Speaking late on Monday, Mr Olmert told the nation it would be "incorrect" for him to resign. He vowed that his government, already reeling from a string of sex and corruption scandals, would now focus quickly to correct the faults.

Israel's war against Lebanon's Shiite movement Hezbollah killed more than 1,200 Lebanese, mostly civilians, and more than 160 Israelis, most of them soldiers, according to government figures.

Mr Olmert's ratings have languished at historic lows for months, with one recent poll showing that just two percent of Israelis trust him.

But with a 78-member coalition in the 120-seat parliament, a strong economy and reluctance so far from the public to protest en masse, pundits here said Israel's master politician could yet manoeuvre out of the crisis.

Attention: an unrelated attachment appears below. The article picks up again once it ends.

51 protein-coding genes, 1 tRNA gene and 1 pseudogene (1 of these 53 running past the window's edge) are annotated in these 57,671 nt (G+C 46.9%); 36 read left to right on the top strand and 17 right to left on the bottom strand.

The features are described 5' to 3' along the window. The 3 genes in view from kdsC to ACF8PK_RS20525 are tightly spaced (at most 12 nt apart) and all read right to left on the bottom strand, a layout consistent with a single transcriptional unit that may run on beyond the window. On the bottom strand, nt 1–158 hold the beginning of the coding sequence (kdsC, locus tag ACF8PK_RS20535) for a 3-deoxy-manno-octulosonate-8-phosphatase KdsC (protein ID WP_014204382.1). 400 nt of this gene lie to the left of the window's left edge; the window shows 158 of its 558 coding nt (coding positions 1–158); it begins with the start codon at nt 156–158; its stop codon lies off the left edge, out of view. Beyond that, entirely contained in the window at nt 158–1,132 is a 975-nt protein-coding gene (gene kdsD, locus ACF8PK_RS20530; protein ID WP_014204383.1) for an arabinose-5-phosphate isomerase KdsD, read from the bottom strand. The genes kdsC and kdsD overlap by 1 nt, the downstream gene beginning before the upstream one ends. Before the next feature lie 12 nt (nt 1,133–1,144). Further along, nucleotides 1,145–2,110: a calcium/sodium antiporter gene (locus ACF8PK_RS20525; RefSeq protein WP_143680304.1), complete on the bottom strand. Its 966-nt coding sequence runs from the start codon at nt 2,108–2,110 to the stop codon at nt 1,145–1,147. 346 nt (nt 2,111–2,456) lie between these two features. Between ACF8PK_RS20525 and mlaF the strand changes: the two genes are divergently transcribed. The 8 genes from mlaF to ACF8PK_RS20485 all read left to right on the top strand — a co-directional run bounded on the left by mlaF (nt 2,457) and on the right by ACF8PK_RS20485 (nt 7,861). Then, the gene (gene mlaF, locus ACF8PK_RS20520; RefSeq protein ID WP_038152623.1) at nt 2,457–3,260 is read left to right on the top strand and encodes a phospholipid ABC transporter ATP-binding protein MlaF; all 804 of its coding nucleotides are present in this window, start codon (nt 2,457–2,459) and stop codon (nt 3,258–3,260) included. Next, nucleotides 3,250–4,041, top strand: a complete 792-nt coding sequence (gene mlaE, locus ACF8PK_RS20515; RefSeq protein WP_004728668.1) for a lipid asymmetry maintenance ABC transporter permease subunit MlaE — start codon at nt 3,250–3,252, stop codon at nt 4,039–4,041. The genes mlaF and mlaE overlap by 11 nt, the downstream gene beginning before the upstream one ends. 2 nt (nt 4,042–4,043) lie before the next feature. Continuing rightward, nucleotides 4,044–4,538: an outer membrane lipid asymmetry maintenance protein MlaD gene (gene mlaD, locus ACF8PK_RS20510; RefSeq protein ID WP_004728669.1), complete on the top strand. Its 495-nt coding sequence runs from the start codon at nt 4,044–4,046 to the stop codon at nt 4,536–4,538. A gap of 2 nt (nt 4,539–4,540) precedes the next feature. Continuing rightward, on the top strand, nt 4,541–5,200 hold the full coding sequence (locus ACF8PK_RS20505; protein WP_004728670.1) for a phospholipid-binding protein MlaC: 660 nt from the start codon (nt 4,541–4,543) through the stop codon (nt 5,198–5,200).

Mr Olmert's ability to do so could hinge largely on public reaction. An initial mass demonstration is scheduled in Tel Aviv on Thursday.

Monday's partial report accused Mr Olmert of "serious failure in exercising judgement, responsibility and prudence," of acting "hastily" and personally contributing to "over-ambitious" and unfeasible war aims.

Israel failed to achieve its two main objectives during the war.

The first was to rescue two soldiers, whose capture in a cross-border raid by Hezbollah triggered the conflict. The second was to eliminate Hezbollah's ability to threaten Israel with rockets, 4,000 of which rained down on the country, sending a million Israelis fleeing the north and killing dozens of civilians.